Striking electricians voted Friday November 27 to accept a peace plan aimed at settling the two-week unofficial stoppage on the Jubilee Line extension to the London Underground.
The dispute began ten days ago when 12 workers were transferred from the London Bridge site after speaking out on questions of health and safety. Management claimed the decision to transfer the workers was based solely on productivity considerations, but this was strongly denied by workers picketing the Jubilee site. Workers who spoke to WSWS asked that they not be named due to the threat of victimisation. One said:
'The health and safety issue was over the fire alarms. There was an inadequate fire alarm system throughout the tunnels in the underground system at London Bridge, where we are installing the new electrical system. Eleven lads and the safety officer spoke out against this and management wanted to transfer them off the site down to Green Park.
'They claimed they wanted to transfer these 11 lads off to another site for productivity reasons, which wasn't the case. They transferred them because they voiced concerns over health and safety and that the fire alarm system is inadequate.'
The incident occurred after workers emerged from below ground to find the area deserted of all but Emergency Services. They were told that fire alarms had sounded, but they didn't hear it. When the safety rep reported this, the men refused to work until adequate alarms were installed. When the employer Drake & Skull's responded by transferring the rep and 11 other workers from the site, a series of mass meetings were organised, leading to 600 electricians at London Bridge, Waterloo and Westminster sites taking indefinite strike action until the Jubilee 12 were reinstated.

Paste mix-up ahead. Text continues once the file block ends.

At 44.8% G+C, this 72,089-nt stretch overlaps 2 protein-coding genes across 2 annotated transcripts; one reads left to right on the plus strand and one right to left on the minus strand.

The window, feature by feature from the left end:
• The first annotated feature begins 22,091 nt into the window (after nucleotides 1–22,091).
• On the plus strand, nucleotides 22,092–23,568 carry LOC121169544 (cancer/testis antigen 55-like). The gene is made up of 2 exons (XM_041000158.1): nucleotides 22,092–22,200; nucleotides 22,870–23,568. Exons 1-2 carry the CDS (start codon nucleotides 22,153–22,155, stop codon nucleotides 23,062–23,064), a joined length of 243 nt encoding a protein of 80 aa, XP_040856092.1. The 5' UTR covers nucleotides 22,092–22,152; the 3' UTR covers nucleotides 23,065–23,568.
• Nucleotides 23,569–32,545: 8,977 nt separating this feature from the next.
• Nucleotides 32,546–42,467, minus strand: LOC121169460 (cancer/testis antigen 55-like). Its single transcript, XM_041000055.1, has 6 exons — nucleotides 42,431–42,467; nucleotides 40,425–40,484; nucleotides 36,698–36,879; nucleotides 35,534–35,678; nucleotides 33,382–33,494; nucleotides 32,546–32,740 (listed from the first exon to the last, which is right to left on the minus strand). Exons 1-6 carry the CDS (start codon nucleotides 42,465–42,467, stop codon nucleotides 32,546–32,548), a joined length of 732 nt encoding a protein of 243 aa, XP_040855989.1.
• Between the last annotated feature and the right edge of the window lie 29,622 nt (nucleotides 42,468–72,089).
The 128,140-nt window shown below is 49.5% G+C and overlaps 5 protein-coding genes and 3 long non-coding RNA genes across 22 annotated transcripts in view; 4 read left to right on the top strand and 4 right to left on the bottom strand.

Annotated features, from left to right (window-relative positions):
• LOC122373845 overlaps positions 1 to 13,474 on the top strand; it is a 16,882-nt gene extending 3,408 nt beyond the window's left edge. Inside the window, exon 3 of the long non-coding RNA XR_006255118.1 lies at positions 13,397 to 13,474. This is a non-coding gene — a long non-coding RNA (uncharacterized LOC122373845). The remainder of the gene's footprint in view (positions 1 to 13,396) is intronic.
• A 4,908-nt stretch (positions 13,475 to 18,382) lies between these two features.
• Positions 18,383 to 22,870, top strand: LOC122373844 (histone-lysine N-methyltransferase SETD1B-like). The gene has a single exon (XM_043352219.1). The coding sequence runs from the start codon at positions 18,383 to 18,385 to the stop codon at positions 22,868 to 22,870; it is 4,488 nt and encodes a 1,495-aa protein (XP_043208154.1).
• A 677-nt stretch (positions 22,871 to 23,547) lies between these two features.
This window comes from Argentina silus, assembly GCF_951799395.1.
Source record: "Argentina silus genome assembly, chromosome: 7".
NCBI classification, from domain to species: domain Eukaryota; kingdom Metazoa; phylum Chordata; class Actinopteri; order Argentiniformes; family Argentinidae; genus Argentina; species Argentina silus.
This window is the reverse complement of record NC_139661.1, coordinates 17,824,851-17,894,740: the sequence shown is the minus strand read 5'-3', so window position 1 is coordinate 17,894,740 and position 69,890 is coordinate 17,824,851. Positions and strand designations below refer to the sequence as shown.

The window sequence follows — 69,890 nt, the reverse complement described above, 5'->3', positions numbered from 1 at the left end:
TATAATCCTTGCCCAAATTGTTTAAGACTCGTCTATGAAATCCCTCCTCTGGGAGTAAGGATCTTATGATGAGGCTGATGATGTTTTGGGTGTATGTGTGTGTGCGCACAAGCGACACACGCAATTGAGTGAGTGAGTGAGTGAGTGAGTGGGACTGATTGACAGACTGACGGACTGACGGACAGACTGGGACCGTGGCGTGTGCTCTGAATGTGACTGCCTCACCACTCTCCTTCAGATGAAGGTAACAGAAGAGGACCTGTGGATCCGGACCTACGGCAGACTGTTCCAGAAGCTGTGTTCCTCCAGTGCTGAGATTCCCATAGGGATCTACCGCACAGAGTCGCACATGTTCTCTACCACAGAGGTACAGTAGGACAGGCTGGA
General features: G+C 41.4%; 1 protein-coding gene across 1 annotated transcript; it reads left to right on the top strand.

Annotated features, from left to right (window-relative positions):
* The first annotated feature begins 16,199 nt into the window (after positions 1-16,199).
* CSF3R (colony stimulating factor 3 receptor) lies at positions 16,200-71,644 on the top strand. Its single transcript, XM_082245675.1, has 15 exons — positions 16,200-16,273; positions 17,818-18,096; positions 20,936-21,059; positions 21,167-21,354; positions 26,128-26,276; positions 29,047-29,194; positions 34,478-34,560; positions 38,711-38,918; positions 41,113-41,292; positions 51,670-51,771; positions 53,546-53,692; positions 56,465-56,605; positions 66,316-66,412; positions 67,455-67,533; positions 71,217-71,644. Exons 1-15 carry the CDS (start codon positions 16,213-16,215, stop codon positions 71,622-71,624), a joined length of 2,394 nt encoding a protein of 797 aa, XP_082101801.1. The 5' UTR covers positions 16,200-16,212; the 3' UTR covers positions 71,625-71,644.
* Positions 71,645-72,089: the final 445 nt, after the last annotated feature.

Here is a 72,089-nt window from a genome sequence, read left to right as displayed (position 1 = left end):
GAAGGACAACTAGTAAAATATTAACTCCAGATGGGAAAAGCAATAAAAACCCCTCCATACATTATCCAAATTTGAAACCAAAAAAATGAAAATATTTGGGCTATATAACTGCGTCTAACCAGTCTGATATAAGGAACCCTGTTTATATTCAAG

The deal accepted Friday wins reinstatement of the 12, but with an undertaking on the part of the stewards that there will be no more unofficial stoppages. Management will have the right to transfer workers after giving proper notice. This amounts to a no-strike deal, under conditions where the striking electricians were opposed by their union, the Amalgamated Engineering and Electrical Union (AEEU). The AEEU disowned the strike and instructed the men to return to work. The workforce rejected this, but the union remained in control of negotiations and secured an 'unreserved commitment' from stewards that there would be no more unofficial action.
The political sensitivity of the dispute was highlighted when Prime Minister Tony Blair intervened, demanding that management must be 'allowed to get on and do their job'. The Jubilee Line extension is being built to link the Millennium Dome to central London and is to carry over half of the 12 million people expected to visit the dome in Greenwich in the year 2000.
Transport chiefs have been criticised by MPs after setting a new deadline of October 1999 for completion, with trains not beginning to run until 11 days before the dome is due to open. Denis Tunicliffe, Chief Executive of London Transport (LT), which is responsible for the Jubilee Line extension, was called before a Commons Select Committee and criticised for not having contingency plans in the event of the line not opening in time.
Deputy Prime Minister John Prescott removed LT from direct management of the construction project last summer and brought in the US construction giant Bechtel, which is said to have a 'reputation for letting nothing get in its way'. Since the takeover workers complain of an increasing productivity drive at the expense of health and safety.